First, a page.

Students, faculty provide mixed feedback on New Curriculum in its second year

An interim report conducted by board of faculty shows that the New Curriculum is hitting important milestones

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The New Curriculum is made up of three course components, called Engagements, Literacies and Disciplines, which are all structured to give students a more innovative and interdisciplinary edge to their general education.

Daryn Govender | Cavalier Daily

In the second year of the implementation of the New College Curriculum — an alternative general education track offered in the College of Arts and Sciences — the number of students enrolled in the program has increased by one third and retention rates have doubled.

The New College Curriculum is one of three undergraduate paths incoming first-year students can choose to pursue in the College, along with the Traditional Curriculum and the Forums Curriculum — which is in its third year.

The New Curriculum is made up of three course components, called Engagements, Literacies and Disciplines, which are all structured to give students a more innovative and interdisciplinary edge to their general education.

The Engagement courses discuss distinct ways to understand one’s surroundings, the Literacies requirement focuses on writing and quantitative skills while the Disciplines requirement offers students a way to explore the various ways of academic learning offered at the University.

This curriculum is taught by a group of College faculty who have chosen to step away from teaching in the traditional curriculum for a period of two years and instead dedicate themselves to this alternative education.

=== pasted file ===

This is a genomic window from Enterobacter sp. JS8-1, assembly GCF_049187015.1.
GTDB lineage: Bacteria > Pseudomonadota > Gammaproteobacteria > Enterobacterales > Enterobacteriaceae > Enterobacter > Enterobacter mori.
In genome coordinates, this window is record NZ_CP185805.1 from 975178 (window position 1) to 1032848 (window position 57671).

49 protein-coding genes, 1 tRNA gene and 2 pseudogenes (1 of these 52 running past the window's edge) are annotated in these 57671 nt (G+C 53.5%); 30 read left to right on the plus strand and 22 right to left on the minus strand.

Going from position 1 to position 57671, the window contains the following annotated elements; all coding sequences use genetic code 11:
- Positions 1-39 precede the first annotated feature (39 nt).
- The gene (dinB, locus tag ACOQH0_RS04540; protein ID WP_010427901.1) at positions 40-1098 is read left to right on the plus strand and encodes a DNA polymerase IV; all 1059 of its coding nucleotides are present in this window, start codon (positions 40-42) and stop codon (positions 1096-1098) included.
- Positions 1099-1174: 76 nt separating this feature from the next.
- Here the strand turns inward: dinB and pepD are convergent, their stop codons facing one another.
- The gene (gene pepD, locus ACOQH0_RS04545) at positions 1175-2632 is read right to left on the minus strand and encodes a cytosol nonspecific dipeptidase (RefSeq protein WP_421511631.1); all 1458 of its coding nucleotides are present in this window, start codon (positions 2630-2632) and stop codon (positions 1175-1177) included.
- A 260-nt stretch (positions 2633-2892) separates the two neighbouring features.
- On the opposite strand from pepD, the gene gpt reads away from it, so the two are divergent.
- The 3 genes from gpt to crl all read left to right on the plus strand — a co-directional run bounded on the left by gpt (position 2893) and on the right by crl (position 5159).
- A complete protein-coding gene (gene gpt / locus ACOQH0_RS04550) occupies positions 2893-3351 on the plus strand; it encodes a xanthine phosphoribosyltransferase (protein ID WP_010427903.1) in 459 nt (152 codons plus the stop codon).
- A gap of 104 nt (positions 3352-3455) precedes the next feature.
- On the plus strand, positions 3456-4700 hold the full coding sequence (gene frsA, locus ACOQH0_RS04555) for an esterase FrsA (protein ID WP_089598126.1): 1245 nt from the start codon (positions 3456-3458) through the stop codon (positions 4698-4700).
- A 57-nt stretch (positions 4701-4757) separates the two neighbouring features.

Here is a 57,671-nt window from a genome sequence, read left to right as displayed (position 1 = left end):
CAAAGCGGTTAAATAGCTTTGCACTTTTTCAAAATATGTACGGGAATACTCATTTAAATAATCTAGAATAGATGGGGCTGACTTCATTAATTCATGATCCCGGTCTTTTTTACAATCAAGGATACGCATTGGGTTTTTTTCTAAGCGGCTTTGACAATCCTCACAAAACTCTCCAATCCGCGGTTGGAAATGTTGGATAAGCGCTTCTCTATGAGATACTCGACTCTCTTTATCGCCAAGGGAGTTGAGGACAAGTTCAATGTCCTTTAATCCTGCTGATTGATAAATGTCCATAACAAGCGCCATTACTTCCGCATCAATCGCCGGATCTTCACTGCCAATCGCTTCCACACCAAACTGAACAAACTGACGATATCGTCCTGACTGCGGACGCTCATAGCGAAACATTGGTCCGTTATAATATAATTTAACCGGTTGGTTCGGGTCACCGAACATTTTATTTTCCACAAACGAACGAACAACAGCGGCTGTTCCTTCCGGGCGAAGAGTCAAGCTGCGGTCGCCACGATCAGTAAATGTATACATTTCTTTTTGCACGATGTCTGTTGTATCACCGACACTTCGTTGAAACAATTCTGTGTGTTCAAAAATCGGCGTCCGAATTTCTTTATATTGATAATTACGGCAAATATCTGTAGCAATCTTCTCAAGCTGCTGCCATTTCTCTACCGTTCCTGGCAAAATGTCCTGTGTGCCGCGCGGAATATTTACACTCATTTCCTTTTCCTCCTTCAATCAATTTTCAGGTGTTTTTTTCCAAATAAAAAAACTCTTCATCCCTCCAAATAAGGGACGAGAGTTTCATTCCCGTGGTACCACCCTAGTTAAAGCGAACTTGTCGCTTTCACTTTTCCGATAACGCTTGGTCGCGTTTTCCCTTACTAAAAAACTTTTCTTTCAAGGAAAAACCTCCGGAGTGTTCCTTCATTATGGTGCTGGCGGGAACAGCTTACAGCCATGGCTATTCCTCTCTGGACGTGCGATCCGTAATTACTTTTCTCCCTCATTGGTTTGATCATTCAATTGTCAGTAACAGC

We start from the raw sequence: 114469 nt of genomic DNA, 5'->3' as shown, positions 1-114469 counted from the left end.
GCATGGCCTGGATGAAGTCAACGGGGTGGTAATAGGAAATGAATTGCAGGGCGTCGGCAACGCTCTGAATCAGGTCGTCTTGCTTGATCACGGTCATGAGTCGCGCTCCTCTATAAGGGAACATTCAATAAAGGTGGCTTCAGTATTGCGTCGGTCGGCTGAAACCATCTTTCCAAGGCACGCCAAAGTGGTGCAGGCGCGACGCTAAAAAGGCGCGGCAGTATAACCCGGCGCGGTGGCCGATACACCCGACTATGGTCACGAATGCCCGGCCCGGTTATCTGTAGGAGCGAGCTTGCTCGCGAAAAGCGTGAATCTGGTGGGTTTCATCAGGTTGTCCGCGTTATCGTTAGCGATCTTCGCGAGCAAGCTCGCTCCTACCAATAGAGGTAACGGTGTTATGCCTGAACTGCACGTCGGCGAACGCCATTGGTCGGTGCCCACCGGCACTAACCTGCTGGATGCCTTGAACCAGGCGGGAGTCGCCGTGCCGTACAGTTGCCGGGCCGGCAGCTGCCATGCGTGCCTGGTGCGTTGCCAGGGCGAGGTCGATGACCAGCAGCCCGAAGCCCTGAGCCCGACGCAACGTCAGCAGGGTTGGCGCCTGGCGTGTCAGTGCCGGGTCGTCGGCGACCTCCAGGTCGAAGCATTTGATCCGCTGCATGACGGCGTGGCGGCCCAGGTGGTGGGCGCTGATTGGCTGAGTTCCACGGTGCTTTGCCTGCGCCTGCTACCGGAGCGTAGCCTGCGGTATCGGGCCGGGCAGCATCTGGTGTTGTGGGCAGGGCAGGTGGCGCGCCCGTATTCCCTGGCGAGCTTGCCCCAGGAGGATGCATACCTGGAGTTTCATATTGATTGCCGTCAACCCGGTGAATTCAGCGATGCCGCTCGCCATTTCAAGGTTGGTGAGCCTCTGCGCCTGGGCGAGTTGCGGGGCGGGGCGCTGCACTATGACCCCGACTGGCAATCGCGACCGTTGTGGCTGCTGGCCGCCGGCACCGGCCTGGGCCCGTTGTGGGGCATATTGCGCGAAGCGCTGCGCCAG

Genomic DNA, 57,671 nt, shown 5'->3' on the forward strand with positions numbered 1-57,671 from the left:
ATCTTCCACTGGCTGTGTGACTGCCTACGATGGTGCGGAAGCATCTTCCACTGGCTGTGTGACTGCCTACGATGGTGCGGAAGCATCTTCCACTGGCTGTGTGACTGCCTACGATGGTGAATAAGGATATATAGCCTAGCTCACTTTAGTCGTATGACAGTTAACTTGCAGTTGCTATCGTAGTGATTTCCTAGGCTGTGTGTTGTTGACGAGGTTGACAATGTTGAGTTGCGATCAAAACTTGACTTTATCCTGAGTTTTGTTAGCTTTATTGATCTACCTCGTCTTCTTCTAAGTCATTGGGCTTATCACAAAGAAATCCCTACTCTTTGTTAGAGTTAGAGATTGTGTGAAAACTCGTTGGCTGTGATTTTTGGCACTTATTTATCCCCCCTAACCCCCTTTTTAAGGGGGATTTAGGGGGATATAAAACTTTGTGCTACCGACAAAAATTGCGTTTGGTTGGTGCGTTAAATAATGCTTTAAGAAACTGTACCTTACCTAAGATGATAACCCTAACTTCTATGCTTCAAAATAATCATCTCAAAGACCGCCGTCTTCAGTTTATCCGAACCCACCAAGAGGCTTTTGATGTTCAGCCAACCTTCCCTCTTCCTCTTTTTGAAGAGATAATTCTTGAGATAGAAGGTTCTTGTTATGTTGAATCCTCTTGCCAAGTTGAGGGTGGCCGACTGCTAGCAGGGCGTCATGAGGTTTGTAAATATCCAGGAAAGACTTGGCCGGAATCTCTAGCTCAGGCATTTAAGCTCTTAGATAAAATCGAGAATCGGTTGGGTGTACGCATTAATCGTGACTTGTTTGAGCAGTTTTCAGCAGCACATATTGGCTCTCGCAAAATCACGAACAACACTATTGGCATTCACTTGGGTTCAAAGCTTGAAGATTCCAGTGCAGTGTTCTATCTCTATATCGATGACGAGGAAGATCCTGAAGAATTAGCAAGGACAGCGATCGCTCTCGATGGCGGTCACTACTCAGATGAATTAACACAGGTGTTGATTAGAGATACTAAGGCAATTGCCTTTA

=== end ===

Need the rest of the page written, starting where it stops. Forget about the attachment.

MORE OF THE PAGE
This program is currently in its second year of a three year pilot period that will ultimately decide whether or not the New Curriculum will replace the Traditional Curriculum, or continue to serve as a permanent alternative.

During the 2017-18 academic year, the General Education Assessment Committee in the College of Arts and Sciences conducted a comprehensive evaluation of the New Curriculum investigating the soundness of the curriculum’s structure and sustainability as viewed by students and faculty. The faculty concluded they would continue to support the development of the program.

The results of the evaluation were overwhelmingly positive, though some faculty members expressed concerns about sustainability and scalability, such as issues with faculty recruitment, the impacts of such recruitment on College departments, as well as fears of declining enrollment.

Last year, 600 incoming students — around 16 percent of the class of 2021 — elected to enroll in the New College Curricular pilot program. This year, 800 incoming students, or 22 percent of the class, chose this option.

Of these 800 students currently enrolled, 700 students chose to be in the New Curriculum, and 100 others who indicated that they had no preference of program, were also placed in this Curriculum.

Clarence “Bo” Odom, manager for the curriculum implementation in the College, said the increase in enrollment can be attributed to the new marketing strategies the New Curriculum administrators have employed, including giving presentations on the New Curriculum at Days On The Lawn — the University’s series of informational days in the spring for accepted students — and revamping their website

This year, Odom said he hoped to further increase these marketing tactics, with the goal of bumping enrollment to between 1,000 and 1,200 students. 

Not only have enrollment numbers been on the rise, but retention rates have also climbed.